# Labeled Tree from Prüfer Sequence

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## Algorithm

Given a Prüfer sequence, it is possible to generate a finite labeled tree corresponding to that sequence.

Let $P = \tuple {\mathbf a_1, \mathbf a_2, \ldots, \mathbf a_{n - 2} }$ be a Prüfer sequence. This will be called the sequence.

It is assumed the sequence is not empty.

Step 1: Draw the $n$ nodes of the tree we are to generate, and label them from $1$ to $n$. This will be called the tree.
Step 2: Make a list of all the integers $\left({1, 2, \ldots, n}\right)$. This will be called the list.
Step 3: If there are two numbers left in the list, connect them with an edge and then stop. Otherwise, continue on to step 4.
Step 4: Find the smallest number in the list which is not in the sequence, and also the first number in the the sequence. Add an edge to the tree connecting the nodes whose labels correspond to those numbers.
Step 5: Delete the first of those numbers from the list and the second from the sequence. This leaves a smaller list and a shorter sequence. Then return to step 3.

The above constitutes an algorithm, for the following reasons:

### Finiteness

For each iteration through the algorithm, step 5 is executed, which reduces the size of the list by $1$.

Therefore, after $n-2$ iterations, at step 1 there will be $2$ numbers left in the list, and the algorithm will stop.

### Definiteness

Steps 1 and 2: Trivially definite.
Step 3: We are starting with a non-empty Prüfer sequence of length $n-2$, so the list must originally contain at least $3$ elements. As the number of elements in the list decreases by $1$ each iteration (see step 5), eventually there is bound to be just two elements in the list.
Step 4: As there are more elements in the list than there are in the sequence, by the Pigeonhole Principle there has to be at least one number in the list that is not in the sequence.
Step 5: Trivially definite.

### Inputs

The input to this algorithm is the Prüfer sequence $\tuple {\mathbf a_1, \mathbf a_2, \ldots, \mathbf a_{n - 2} }$.

### Outputs

The output to this algorithm is the tree $T$.

The fact that $T$ is in fact a tree follows from the fact that:

• $T$ has $n$ nodes and (from the method of construction) $n - 1$ edges;

So $T$ is a tree from Equivalent Definitions for Finite Tree.

### Effective

Each step of the algorithm is basic enough to be done exactly and in a finite length of time.

## Example

Let the starting Prüfer sequence be $\tuple {\mathbf 1, \mathbf 7, \mathbf 5, \mathbf 7, \mathbf 7, \mathbf 1}$.

Step 1: The sequence is length $6$, so the tree will have $8$ nodes:

Step 2: We generate the list: $\tuple {1, 2, 3, 4, 5, 6, 7, 8}$.

### Iteration 1

Step 3: There are $8$ elements in the list, so we move on to step 4.
Step 4: The smallest number in the list which is not in the sequence is $2$, and the first number in the sequence is $1$. We join $1$ and $2$, to obtain this graph:
Step 5: We delete $2$ from the list to obtain $\tuple {1, 3, 4, 5, 6, 7, 8}$, and $1$ from the start of the sequence to obtain $\tuple {\mathbf 7, \mathbf 5, \mathbf 7, \mathbf 7, \mathbf 1}$.

### Iteration 2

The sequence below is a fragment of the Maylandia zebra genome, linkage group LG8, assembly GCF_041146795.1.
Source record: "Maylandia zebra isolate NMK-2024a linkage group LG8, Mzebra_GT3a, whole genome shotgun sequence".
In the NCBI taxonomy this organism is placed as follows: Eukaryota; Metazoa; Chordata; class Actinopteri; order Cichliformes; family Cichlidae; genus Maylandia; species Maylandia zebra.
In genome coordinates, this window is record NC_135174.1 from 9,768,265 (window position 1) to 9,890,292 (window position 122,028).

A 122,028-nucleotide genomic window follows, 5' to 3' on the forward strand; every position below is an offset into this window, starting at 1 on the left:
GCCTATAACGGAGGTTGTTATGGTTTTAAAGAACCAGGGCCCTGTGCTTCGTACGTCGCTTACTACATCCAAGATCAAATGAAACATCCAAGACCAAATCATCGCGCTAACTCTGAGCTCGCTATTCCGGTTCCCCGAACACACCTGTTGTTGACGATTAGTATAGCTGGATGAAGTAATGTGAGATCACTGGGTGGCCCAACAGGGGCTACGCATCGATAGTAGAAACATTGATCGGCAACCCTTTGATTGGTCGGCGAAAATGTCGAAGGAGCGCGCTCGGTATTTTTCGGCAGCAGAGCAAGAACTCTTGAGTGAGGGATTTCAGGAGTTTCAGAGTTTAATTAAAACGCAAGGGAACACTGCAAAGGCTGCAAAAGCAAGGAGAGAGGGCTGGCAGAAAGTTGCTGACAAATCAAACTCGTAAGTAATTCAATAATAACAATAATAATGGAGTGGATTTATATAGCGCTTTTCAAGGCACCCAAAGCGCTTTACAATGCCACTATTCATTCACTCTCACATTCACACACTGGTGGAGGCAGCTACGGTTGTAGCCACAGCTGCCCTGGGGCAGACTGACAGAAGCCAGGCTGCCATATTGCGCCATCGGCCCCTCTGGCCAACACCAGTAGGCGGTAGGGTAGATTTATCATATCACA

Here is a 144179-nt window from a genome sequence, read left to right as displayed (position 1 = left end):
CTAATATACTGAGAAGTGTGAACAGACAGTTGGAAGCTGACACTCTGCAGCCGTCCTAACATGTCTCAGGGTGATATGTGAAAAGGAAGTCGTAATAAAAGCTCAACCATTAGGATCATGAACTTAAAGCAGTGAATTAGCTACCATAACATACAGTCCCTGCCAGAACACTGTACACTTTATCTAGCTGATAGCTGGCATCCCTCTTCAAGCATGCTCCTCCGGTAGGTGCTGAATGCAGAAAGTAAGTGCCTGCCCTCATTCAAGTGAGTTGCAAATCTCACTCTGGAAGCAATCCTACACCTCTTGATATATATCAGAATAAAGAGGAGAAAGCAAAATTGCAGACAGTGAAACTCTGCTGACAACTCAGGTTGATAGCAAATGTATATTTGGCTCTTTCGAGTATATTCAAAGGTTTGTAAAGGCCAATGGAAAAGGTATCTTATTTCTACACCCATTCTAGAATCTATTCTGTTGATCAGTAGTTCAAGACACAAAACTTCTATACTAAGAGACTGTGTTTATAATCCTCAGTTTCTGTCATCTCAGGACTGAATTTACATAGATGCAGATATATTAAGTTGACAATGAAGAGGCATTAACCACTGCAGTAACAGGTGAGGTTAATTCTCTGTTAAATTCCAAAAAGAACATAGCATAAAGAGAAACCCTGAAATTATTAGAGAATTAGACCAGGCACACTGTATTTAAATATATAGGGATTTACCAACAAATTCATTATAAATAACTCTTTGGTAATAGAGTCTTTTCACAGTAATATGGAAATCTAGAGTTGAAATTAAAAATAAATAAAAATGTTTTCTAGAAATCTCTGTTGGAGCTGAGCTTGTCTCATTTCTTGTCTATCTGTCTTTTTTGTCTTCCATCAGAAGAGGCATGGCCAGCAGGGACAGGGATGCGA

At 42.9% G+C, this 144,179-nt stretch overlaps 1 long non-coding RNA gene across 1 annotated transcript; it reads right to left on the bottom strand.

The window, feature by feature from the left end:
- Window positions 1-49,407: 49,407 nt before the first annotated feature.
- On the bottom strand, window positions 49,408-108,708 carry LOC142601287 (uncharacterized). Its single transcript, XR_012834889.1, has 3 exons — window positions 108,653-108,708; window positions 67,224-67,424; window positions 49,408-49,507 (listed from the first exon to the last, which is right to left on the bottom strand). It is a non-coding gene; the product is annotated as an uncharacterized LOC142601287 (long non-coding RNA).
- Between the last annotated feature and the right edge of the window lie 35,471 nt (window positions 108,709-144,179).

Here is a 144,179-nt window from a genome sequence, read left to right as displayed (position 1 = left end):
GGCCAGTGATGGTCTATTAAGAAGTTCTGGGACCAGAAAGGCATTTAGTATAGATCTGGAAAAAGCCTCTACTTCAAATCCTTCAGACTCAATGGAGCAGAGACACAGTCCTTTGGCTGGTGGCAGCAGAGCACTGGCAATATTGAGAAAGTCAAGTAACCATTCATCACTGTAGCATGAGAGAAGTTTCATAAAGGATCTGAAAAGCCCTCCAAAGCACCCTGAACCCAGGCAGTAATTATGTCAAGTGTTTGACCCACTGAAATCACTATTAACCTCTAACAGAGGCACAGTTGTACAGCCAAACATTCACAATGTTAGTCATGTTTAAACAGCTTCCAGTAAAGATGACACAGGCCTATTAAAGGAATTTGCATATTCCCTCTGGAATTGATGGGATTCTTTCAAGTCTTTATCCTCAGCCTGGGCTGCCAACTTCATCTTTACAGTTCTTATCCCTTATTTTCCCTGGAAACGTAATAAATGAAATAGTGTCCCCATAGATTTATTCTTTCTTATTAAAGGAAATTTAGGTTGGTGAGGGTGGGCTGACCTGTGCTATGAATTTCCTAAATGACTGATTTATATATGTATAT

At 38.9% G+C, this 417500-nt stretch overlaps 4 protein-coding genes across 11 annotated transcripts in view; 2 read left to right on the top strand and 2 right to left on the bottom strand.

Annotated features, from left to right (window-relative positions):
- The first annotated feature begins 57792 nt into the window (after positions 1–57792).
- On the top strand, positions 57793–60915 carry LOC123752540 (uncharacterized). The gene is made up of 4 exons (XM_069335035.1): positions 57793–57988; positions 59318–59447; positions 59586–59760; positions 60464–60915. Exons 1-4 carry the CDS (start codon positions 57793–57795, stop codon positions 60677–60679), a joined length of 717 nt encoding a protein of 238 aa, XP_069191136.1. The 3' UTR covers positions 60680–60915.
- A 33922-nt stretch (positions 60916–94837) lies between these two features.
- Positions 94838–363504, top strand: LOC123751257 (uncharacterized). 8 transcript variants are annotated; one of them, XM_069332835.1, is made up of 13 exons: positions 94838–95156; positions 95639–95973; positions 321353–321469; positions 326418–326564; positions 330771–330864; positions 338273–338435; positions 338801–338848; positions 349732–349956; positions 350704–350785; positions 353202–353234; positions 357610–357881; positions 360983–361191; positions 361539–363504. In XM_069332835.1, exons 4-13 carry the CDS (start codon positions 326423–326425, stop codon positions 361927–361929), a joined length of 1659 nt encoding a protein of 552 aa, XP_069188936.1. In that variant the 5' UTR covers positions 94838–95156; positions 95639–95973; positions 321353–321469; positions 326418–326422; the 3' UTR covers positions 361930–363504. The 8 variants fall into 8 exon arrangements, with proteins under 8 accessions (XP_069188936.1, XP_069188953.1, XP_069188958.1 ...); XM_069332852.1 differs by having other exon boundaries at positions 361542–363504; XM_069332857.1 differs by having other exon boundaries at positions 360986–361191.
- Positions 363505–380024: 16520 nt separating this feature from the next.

Step 3: There are $7$ elements in the list, so we move on to step 4.
Step 4: The smallest number in the list which is not in the sequence is $3$, and the first number in the sequence is $7$. We join $3$ and $7$, to obtain this graph:
Step 5: We delete $3$ from the list to obtain $\tuple {1, 4, 5, 6, 7, 8}$, and $7$ from the start of the sequence to obtain $\tuple {\mathbf 5, \mathbf 7, \mathbf 7, \mathbf 1}$.

### Iteration 3

Step 3: There are $6$ elements in the list, so we move on to step 4.
Step 4: The smallest number in the list which is not in the sequence is $4$, and the first number in the sequence is $5$. We join $4$ and $5$, to obtain this graph:
Step 5: We delete $4$ from the list to obtain $\tuple {1, 5, 6, 7, 8}$, and $5$ from the start of the sequence to obtain $\tuple {\mathbf 7, \mathbf 7, \mathbf 1}$.

### Iteration 4

Step 3: There are $5$ elements in the list, so we move on to step 4.
Step 4: The smallest number in the list which is not in the sequence is $5$, and the first number in the sequence is $7$. We join $5$ and $7$, to obtain this graph:
Step 5: We delete $5$ from the list to obtain $\left({1, 6, 7, 8}\right)$, and $7$ from the start of the sequence to obtain $\tuple {\mathbf 7, \mathbf 1}$.

### Iteration 5

Step 3: There are $4$ elements in the list, so we move on to step 4.
Step 4: The smallest number in the list which is not in the sequence is $6$, and the first number in the sequence is $7$. We join $6$ and $7$, to obtain this graph:
Step 5: We delete $6$ from the list to obtain $\tuple {1, 7, 8}$, and $7$ from the start of the sequence to obtain $\tuple {\mathbf 1}$.

### Iteration 6

Step 3: There are $3$ elements in the list, so we move on to step 4.
Step 4: The smallest number in the list which is not in the sequence is $7$, and the first number in the sequence is $1$. We join $7$ and $1$, to obtain this graph:
Step 5: We delete $7$ from the list to obtain $\tuple {1, 8}$, and $1$ from the start of the sequence, which is at this point empty.

### Iteration 7

Step 3: There are $2$ elements in the list: $\tuple {1, 8}$, so we join them to obtain this graph:

Then we stop.

The algorithm has terminated, and the tree is complete.

Rearranging the positions of the nodes, we can draw it like this:

## Also see

Compare with the example given in Prüfer Sequence from Labeled Tree.

These two results are pulled together in Bijection between Prüfer Sequences and Labeled Trees.